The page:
We had a young chap start at work as an office junior in similar circumstances. He lost motivation during his a- levels and failed. He came to work with us, fitted right in and is now training for a very respectable professional career at his employers expense. And cheerfully admits failing was the making of him.

JsOtherHalf Thu 14-Jan-16 20:23:36

Oh, and the stress of it would cause me physical symptoms - temperature, headache, etc.

He needs your support for now.

Libitina Thu 14-Jan-16 20:23:50

My DS was exactly the same. Scraped resits to get through into Uni and did the same again. Dropped out after a year.Did not a lot for 2 years. Started again last September and seems to be a lot more settled and happier this time. He seems to have finally got the hang of it aged 22.

I say you should continue to support him if you are able to. He will get there. Eventually.

Chillywhippet Thu 14-Jan-16 20:24:38

If he is doing A2 now I think you might as well support him to get the best grades he can.

Next year if he's at college/uni/work/training you could back off.

It's hard that they do such important exams before some people have the maturity or study/planning/organisational skills, self belief, self discipline etc

tigermoll Thu 14-Jan-16 20:28:48

He is 17, which is at once practically a grown up and still just a kid. Exams put an overwhelming pressure on young people at (in my opinion) the worst time in the whole of their lives to deal with it.

However, that is just the way that it is. Have you asked him what he thinks the best course of action would be? In a neutral "I've tried helping you, reminding you and encouraging you. That doesn't seem to have worked. Do you think I should stay involved or leave you to deal with it by yourself?" kind of way. Don't badger him to "let you" help -- if he wants your help he needs to ask for it.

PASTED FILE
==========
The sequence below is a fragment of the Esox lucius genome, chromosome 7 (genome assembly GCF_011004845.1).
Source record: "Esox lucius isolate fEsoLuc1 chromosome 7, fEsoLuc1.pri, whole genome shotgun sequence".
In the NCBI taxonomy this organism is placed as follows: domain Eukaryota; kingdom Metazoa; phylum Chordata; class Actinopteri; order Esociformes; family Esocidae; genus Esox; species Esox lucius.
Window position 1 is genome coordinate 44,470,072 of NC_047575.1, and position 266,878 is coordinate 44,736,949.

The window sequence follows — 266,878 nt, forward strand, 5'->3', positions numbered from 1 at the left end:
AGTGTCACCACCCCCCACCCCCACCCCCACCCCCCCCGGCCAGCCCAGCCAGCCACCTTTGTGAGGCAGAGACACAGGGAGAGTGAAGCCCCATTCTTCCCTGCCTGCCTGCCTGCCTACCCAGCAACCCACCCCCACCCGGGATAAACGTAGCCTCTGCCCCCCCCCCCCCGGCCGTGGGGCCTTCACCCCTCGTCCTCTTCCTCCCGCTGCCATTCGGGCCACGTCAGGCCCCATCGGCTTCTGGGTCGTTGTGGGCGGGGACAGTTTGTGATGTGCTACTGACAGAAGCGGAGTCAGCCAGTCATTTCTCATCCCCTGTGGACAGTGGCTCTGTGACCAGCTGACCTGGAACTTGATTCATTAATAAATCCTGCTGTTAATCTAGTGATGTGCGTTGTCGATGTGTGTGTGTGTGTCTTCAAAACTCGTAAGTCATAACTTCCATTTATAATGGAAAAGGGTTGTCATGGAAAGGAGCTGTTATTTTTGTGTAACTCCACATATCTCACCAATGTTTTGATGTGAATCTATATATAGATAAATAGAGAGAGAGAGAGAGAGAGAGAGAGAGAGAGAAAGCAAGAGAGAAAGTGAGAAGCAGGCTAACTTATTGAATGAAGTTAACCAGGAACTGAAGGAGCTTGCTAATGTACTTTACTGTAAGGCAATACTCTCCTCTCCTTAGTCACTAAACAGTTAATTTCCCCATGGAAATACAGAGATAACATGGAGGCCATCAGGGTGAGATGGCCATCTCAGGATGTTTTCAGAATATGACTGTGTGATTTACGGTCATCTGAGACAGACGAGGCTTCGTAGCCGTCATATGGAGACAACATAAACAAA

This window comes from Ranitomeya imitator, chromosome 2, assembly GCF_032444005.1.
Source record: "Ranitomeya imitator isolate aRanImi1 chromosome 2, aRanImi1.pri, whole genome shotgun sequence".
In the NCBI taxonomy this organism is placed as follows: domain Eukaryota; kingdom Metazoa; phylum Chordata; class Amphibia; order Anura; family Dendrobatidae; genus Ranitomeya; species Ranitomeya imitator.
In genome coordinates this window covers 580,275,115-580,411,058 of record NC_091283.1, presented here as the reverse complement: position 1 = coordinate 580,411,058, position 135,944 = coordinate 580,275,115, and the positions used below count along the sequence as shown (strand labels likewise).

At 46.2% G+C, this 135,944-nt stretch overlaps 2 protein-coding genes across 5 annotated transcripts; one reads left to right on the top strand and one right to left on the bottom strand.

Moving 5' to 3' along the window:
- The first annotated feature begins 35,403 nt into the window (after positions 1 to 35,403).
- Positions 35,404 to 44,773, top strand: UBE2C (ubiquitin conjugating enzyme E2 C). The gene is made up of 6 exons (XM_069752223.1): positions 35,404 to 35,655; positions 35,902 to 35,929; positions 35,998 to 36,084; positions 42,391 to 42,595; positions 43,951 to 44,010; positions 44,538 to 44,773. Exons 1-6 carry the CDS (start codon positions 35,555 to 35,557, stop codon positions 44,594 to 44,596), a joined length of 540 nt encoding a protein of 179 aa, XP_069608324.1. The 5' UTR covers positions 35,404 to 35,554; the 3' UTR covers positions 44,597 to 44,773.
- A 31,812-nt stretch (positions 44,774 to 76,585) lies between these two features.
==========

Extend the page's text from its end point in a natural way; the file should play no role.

loooopo Thu 14-Jan-16 20:29:31

Yes he does have goals and ideas. He has a real passion for a creative subject and he has just achieved 5 separate portfolio requests from 5 top unis for the course he wants to study. Each require a significant amount of work and the deadline for these is the end of this month - so this is significantly adding to his current work load and stress.

I have really tried with the planning, delayed gratification and rewards - but it feels like getting blood from a stone. I do think he is over-whelmed rabbit in headlights. But I get upset and frustrated when my offers of support are aggressively rejected.

tigermoll Thu 14-Jan-16 20:38:03

I get upset and frustrated when my offers of support are aggressively rejected

Then I think you should stop making them. Not in an "right, you're on your own" way, just because you've offered and he's said no. That's another consequence he needs to learn.

FaFoutis Thu 14-Jan-16 20:38:13

I'm still like your DS and I'm a lecturer. I can see one of my DSs going this way too.
In your position I would talk him up rather than tell him off. He can do it, he doesn't need to sleep. Stress can boost performance if used in a positive way.
You could help him plan the work (not his time, planning his time will defeat him at the first hurdle), then give him a good environment for intense work - coffee, chocolate, water, fresh air, music if he likes it etc.

I have read at least 100 books on procrastination, most of it comes down to fear. Your poor DS, it is horrible.

loooopo Thu 14-Jan-16 20:42:44

Thanks for your suggestions - consensus seems that I need to keep hand holding & supporting gently for now.

He is having a crisis of confidence. He has done a significant chunk of each project - just not pulled it together and there is still loads to do in short time frame.

I worry - as mentioned above - that he will mess up at uni as the course he is doing is 100% project/course work - he either needs to crack/address this habit or choose another career.

WildeWoman Thu 14-Jan-16 20:43:50

I will use this simple analogy.

Imagine life for your child as a ladder they are trying to climb up. Your child is trying to climb the ladder. You are at the bottom of their ladder and you're not permitted to even step on a rung, as you've already climbed your own ladder.

You can not climb the ladder with them. But, if you see them falling, you can prop them up and stretch out a hand to stop them falling. If they fall completely off the ladder, you catch them at the bottom, so that they can try to climb up the ladder again without being left completely injured.